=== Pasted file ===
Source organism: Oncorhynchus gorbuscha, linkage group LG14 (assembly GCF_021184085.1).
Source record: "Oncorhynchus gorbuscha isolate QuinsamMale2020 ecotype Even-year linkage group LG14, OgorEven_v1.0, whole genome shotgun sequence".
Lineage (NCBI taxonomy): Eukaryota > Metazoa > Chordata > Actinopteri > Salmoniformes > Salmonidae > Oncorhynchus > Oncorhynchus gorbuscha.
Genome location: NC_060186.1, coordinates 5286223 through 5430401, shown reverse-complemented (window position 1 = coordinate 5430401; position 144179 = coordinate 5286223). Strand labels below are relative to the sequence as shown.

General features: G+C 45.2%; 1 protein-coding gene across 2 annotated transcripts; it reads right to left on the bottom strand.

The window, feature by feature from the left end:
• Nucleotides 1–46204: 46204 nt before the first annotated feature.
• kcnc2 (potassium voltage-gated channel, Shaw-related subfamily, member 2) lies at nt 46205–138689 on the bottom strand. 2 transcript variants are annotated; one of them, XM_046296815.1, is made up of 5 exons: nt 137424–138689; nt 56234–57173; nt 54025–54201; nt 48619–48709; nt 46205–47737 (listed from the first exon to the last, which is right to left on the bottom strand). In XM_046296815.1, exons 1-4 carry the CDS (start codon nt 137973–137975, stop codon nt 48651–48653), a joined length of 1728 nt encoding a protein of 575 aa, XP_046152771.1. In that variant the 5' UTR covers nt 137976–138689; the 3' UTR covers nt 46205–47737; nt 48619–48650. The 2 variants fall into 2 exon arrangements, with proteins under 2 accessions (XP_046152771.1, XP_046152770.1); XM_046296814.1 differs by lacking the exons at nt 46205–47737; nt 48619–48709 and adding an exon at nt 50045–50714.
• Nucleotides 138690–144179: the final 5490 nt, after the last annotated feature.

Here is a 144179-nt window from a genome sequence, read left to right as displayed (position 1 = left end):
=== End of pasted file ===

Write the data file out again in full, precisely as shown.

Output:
Source organism: Oncorhynchus gorbuscha, linkage group LG14 (assembly GCF_021184085.1).
Source record: "Oncorhynchus gorbuscha isolate QuinsamMale2020 ecotype Even-year linkage group LG14, OgorEven_v1.0, whole genome shotgun sequence".
Lineage (NCBI taxonomy): Eukaryota > Metazoa > Chordata > Actinopteri > Salmoniformes > Salmonidae > Oncorhynchus > Oncorhynchus gorbuscha.
Genome location: NC_060186.1, coordinates 5286223 through 5430401, shown reverse-complemented (window position 1 = coordinate 5430401; position 144179 = coordinate 5286223). Strand labels below are relative to the sequence as shown.

General features: G+C 45.2%; 1 protein-coding gene across 2 annotated transcripts; it reads right to left on the bottom strand.

The window, feature by feature from the left end:
• Nucleotides 1–46204: 46204 nt before the first annotated feature.
• kcnc2 (potassium voltage-gated channel, Shaw-related subfamily, member 2) lies at nt 46205–138689 on the bottom strand. 2 transcript variants are annotated; one of them, XM_046296815.1, is made up of 5 exons: nt 137424–138689; nt 56234–57173; nt 54025–54201; nt 48619–48709; nt 46205–47737 (listed from the first exon to the last, which is right to left on the bottom strand). In XM_046296815.1, exons 1-4 carry the CDS (start codon nt 137973–137975, stop codon nt 48651–48653), a joined length of 1728 nt encoding a protein of 575 aa, XP_046152771.1. In that variant the 5' UTR covers nt 137976–138689; the 3' UTR covers nt 46205–47737; nt 48619–48650. The 2 variants fall into 2 exon arrangements, with proteins under 2 accessions (XP_046152771.1, XP_046152770.1); XM_046296814.1 differs by lacking the exons at nt 46205–47737; nt 48619–48709 and adding an exon at nt 50045–50714.
• Nucleotides 138690–144179: the final 5490 nt, after the last annotated feature.

Here is a 144179-nt window from a genome sequence, read left to right as displayed (position 1 = left end):